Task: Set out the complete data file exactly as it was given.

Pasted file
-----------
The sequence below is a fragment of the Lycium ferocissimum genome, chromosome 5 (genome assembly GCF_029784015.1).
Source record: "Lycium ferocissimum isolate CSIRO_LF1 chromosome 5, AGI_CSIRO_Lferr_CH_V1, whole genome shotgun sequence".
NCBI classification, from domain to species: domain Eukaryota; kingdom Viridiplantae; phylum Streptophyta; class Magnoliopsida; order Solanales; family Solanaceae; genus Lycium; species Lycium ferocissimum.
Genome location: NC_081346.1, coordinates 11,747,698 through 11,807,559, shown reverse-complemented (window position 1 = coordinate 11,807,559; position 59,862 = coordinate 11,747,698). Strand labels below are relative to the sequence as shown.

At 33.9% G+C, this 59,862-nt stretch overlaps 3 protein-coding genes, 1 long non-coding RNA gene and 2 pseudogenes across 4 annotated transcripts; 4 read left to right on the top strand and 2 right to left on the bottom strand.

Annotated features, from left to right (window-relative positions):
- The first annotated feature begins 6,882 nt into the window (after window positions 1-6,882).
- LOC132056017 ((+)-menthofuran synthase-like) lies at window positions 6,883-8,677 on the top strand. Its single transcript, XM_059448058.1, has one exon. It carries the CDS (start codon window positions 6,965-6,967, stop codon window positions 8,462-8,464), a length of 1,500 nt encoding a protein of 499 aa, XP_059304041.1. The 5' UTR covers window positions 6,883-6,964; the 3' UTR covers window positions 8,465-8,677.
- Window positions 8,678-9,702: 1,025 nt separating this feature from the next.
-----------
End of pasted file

The sequence below is a fragment of the Lycium ferocissimum genome, chromosome 5 (genome assembly GCF_029784015.1).
Source record: "Lycium ferocissimum isolate CSIRO_LF1 chromosome 5, AGI_CSIRO_Lferr_CH_V1, whole genome shotgun sequence".
NCBI classification, from domain to species: domain Eukaryota; kingdom Viridiplantae; phylum Streptophyta; class Magnoliopsida; order Solanales; family Solanaceae; genus Lycium; species Lycium ferocissimum.
Genome location: NC_081346.1, coordinates 11,747,698 through 11,807,559, shown reverse-complemented (window position 1 = coordinate 11,807,559; position 59,862 = coordinate 11,747,698). Strand labels below are relative to the sequence as shown.

At 33.9% G+C, this 59,862-nt stretch overlaps 3 protein-coding genes, 1 long non-coding RNA gene and 2 pseudogenes across 4 annotated transcripts; 4 read left to right on the top strand and 2 right to left on the bottom strand.

Annotated features, from left to right (window-relative positions):
- The first annotated feature begins 6,882 nt into the window (after window positions 1-6,882).
- LOC132056017 ((+)-menthofuran synthase-like) lies at window positions 6,883-8,677 on the top strand. Its single transcript, XM_059448058.1, has one exon. It carries the CDS (start codon window positions 6,965-6,967, stop codon window positions 8,462-8,464), a length of 1,500 nt encoding a protein of 499 aa, XP_059304041.1. The 5' UTR covers window positions 6,883-6,964; the 3' UTR covers window positions 8,465-8,677.
- Window positions 8,678-9,702: 1,025 nt separating this feature from the next.